“Give ’em that old razzle dazzle, razzle dazzle ’em”, sings oily star lawyer Billy Flynn (Russell Watson, who seems to be having a great time) in this stripped-back revival of Chicago.
After 47 years, this musical (book by Bob Fosse and Fred Ebb, score by John Kander, lyrics by Ebb) still has the power to entertain. It might not have the depth of another Kander/Ebb classic, Cabaret, but it moves quickly and keeps your toes tapping.
Set in the 1920s jazz age, this story of two murderesses – Velma Kelly (Djalenga Scott) and Roxie Hart (Faye Brookes) – has its roots in a 1926 play which was filmed the following year with the stunning Phyllis Haver as Roxie.
With the ten-piece orchestra and their conductor/MD Andrew Hilton visible on stage, the action takes place largely in front of them. Their presence gives them a role in the production beyond being ‘the band’. When they let rip, their jazzy beat is fabulous.
A series of songs linked by short narrative pieces (“And now, Miss Velma Kelly in an act of desperation”), Chicago is a satire and a showpiece. It might benefit from a bit more flair in act one but it never flags from the first note of “All That Jazz”.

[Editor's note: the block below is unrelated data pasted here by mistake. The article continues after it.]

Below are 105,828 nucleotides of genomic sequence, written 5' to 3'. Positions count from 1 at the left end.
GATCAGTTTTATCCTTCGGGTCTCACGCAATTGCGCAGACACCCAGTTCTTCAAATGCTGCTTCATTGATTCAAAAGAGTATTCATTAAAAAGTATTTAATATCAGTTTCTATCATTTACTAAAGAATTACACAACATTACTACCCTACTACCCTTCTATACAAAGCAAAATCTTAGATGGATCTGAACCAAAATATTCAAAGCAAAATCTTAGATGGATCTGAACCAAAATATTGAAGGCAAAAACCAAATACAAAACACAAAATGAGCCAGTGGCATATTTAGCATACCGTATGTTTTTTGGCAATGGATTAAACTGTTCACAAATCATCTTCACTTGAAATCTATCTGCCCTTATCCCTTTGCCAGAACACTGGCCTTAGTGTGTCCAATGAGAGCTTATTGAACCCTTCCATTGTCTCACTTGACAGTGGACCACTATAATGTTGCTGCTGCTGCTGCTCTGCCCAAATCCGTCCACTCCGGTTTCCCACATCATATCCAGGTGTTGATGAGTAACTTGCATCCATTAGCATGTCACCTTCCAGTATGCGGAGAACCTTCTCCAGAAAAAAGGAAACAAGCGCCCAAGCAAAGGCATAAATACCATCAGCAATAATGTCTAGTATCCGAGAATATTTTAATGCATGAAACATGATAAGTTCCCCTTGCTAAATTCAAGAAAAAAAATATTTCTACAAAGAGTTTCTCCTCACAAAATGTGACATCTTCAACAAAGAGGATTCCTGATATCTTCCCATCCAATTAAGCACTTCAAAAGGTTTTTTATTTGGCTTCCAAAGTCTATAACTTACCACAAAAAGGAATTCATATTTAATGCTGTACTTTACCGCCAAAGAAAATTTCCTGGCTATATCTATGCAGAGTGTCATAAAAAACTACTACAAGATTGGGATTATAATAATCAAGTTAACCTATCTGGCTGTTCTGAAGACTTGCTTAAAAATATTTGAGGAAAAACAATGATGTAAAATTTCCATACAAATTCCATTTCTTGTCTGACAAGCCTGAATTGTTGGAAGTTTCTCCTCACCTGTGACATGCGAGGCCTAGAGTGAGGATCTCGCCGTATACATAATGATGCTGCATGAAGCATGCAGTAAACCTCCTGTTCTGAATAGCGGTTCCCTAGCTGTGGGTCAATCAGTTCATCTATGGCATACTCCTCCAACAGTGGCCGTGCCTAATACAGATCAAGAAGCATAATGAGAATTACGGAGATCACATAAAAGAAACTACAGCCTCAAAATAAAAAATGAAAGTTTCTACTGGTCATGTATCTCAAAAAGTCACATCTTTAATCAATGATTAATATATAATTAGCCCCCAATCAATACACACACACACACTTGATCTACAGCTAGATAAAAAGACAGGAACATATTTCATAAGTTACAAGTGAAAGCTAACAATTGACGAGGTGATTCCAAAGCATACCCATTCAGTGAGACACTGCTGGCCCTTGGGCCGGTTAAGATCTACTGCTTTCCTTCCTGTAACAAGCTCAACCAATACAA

The dancing, choreographed by Ann Reinking in the style of Fosse, is breathtaking, delivered by a tight and showy ensemble. It’s sexy, subtle, and sensational. Brookes’s moment with her boys in “Roxie” is flapper fun, while Scott’s “I Can’t Do It Alone” fizzes with energy.
Mama Morton, sassy matron of the Cook County Jail, is played here by Sheila Ferguson, who displays a heart of steel in her dealings with her charges, with just a little crack appearing in act two. Her vocals are fine and she displays the right amount of attitude.
Chicago‘s strength is in its score, not its storytelling, but the theme of celebrity obsession is still as potent now, and there are moments of laughs (BE Wong’s Mary Sunshine is fun) and pathos (Amos (Jamie Baughan), dull husband of Roxie, catches the heart in his solo “Mr Cellophane”).
Chicago isn’t really showing signs of age as its themes are timeless and its artifice assured. Walter Bobbie directs this tour very much in Bob Fosse’s shadow; but that’s no bad thing.
There are some Chicago cast changes at the end of the month, so check future dates here for information.
You can watch Chicago at the New Wimbledon Theatre until 21 May 2022 (last performance for Russell Watson). Tickets here.
Image credit: Tristram Kenton
I dedicate this review to my dad (1934-2021)